But OTD staffer Mick Sawka said that students had no cause for concern, writing in an email that Harvard would allow students access to any intellectual property “needed to practice the invention developed during the class.” Citing ongoing negotiations between OTD and Desora, Parker deferred all comment on the intellectual property to OTD.
Still, Novis felt that the intellectual property discussions were “not transparent at all.”
Maalouly, on the other hand, found the handling of the patent process fair and transparent. He later joined Parker’s company and is currently working on developing the smoker. Maalouly argued that even if he wanted to, Parker would not be able to claim the intellectual property all for himself.
“[Parker] does not have the power to decide what happens to the IP,” says Maalouly, citing OTD’s ownership of Harvard-supported patents.
The office’s self-professed commitment to faculty collaboration, however, suggests professors would have significant input in intellectual property decisions.
Winwood, the lobbying group head, says that many people who criticize the tech transfer process do not really understand it.
“One of my predecessors… said ‘the problem is, our story has to be told in tomes, and we live in a bumper sticker community,’” Winwood says. “Everybody wants the soundbite, and it’s really complicated stuff.”
Complicated or not, it looks like tech transfer issues will only become more urgent, both at Harvard and nationally.
In the past 10 years, Harvard has filed more patents, launched more start-ups, and granted more licenses than ever before, according to data compiled by AUTM, the tech transfer lobbying group. At Harvard specifically, an institutional pivot to the engineering disciplines, including a new multi-million dollar engineering campus in Allston, all but assures a larger role for tech transfer in the near future.
And while Kohlberg and the tech transfer industry may have “learned a lot” since the days of the first Oncomouse filings, the laws surrounding intellectual property in higher education have changed relatively little since Bayh-Dole.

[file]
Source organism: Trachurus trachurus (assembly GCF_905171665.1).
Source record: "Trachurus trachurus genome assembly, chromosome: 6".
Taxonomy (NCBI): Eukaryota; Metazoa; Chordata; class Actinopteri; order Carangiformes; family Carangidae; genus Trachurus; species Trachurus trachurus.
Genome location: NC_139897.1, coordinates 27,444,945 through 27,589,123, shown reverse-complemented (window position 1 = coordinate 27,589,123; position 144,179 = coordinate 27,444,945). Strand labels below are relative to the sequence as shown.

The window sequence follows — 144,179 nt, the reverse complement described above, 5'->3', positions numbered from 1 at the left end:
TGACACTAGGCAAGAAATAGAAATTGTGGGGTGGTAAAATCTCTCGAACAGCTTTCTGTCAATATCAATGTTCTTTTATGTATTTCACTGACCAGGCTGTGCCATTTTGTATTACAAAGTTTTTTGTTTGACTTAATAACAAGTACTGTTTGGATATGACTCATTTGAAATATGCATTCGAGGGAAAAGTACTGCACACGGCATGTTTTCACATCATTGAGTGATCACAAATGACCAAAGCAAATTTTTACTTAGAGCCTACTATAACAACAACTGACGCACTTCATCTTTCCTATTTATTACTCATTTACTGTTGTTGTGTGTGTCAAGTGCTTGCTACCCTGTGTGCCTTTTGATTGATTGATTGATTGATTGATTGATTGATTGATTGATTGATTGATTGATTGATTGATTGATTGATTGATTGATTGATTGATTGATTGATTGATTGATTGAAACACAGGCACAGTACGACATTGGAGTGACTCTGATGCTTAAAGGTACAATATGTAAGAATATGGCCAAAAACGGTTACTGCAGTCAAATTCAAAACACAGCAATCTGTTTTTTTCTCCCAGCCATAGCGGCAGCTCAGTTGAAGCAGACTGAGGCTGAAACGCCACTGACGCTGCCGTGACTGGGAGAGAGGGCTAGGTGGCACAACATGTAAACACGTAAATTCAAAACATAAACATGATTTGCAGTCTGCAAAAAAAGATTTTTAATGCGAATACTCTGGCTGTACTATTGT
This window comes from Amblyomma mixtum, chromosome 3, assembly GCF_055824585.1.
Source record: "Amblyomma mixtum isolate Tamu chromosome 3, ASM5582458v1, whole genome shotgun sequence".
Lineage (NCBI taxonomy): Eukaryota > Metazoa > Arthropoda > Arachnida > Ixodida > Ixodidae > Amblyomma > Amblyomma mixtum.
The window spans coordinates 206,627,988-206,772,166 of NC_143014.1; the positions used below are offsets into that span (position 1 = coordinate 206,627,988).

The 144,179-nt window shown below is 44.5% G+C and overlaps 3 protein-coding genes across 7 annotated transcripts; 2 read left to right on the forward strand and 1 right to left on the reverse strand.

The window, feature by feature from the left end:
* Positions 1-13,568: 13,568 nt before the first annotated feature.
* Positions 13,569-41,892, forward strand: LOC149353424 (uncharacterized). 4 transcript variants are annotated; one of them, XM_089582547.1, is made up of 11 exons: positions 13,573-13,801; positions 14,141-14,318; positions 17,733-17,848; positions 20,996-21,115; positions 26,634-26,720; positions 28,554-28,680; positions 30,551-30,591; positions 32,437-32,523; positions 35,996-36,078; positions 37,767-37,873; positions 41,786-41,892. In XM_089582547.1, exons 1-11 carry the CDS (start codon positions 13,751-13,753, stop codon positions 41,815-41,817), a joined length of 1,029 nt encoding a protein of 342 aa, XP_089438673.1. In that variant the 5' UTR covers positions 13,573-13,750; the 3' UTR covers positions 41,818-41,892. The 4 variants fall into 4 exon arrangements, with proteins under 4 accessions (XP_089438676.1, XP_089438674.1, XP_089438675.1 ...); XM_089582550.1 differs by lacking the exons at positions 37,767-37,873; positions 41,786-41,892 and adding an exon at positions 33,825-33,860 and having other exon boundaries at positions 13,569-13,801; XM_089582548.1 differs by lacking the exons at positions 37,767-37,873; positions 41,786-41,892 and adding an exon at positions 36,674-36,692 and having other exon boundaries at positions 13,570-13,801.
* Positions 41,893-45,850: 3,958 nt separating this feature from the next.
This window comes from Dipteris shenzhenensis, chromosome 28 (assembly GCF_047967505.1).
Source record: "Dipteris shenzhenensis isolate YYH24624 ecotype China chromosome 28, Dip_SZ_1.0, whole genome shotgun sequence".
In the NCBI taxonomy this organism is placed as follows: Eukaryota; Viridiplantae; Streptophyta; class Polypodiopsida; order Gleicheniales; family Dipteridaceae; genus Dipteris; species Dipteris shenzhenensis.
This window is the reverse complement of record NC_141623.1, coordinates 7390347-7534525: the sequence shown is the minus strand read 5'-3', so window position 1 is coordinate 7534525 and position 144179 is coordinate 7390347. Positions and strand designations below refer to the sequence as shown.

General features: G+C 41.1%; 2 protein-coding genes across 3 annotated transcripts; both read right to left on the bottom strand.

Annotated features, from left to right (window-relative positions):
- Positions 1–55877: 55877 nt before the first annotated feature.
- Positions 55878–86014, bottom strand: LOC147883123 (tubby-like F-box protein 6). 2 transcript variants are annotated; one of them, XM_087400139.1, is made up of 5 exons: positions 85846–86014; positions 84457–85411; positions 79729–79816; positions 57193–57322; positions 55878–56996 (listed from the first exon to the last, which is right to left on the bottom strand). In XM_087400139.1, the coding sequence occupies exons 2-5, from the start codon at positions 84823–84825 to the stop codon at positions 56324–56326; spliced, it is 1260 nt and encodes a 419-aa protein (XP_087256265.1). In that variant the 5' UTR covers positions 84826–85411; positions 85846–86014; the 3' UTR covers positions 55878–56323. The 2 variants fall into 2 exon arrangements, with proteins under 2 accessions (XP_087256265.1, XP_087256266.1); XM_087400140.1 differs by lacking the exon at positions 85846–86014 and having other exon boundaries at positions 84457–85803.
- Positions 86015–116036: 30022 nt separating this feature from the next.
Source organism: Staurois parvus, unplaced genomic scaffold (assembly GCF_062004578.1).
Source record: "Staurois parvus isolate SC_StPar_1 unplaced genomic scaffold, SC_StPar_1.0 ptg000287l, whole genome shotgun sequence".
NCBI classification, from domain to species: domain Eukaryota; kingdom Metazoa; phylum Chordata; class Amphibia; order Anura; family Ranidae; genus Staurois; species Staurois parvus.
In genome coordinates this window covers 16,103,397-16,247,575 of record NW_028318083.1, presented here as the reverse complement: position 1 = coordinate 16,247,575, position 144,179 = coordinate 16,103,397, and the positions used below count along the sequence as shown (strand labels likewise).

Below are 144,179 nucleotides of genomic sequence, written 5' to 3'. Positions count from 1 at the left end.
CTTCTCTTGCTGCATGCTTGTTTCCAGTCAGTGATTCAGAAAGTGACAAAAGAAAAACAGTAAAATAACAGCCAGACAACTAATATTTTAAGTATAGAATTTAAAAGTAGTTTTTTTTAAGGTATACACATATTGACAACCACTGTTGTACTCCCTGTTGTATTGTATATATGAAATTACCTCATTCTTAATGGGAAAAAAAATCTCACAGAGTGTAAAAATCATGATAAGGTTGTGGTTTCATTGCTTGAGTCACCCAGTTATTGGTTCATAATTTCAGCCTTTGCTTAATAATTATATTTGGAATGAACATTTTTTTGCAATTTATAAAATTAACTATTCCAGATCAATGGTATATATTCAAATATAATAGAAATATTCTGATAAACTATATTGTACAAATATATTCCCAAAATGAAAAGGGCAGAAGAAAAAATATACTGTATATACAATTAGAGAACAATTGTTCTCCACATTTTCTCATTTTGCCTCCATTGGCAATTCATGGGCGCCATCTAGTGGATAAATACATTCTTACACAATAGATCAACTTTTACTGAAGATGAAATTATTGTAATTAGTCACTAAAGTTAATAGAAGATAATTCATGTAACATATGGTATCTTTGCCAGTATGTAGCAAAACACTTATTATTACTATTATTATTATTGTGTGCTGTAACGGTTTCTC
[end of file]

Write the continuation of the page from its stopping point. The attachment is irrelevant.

Shades of the Oncomouse controversy have continued to dog OTD. As recently as 2012, Harvard filed a federal court appeal to extend the life of some Oncomouse-related patents that the U.S. patent office had deemed expired. According to OTD spokesperson Caroline Perry, Harvard was legally “obliged” to file these appeals because of the terms of its original agreement with Dupont in the 80’s.
Tech transfer offices are still legally able to do all the things that made the Oncomouse agreement such a target of criticism. OTD still has extraordinary amounts of largely unchecked control over what happens to the knowledge and inventions produced in Harvard’s halls. Whether OTD wields that power responsibly depends almost solely on whether Kohlberg’s office truly holds on, “like a mountain,” to its stated mission of prioritizing the public good.
Rooksby, the intellectual property scholar, worries that despite its stated mission, OTD and offices like it might be more interested in making money than they like to let on.
“Often there’s a focus on revenue above all else, because that’s how you make your boss happy. Several [tech transfer managers] have said to me off the record ‘that’s how you get recognized in this business.’” Rooksby says. “You get noticed by generating revenue against all odds.”
Rooksby added, though, that for “more financially stable” institutions like Harvard ($2 billion hit to its endowment notwithstanding), there is less pressure to produce revenue at all costs.
One way to ensure that offices truly act in the public good, says Rooksby, is to promote broader public understanding of the tech transfer process.
“Intellectual property as a topic is misunderstood… but the issues are important,” says Rooksby. “They are important in isolation and in aggregate. These problems are too important and too impactful on the public to just let the lawyers figure them out.”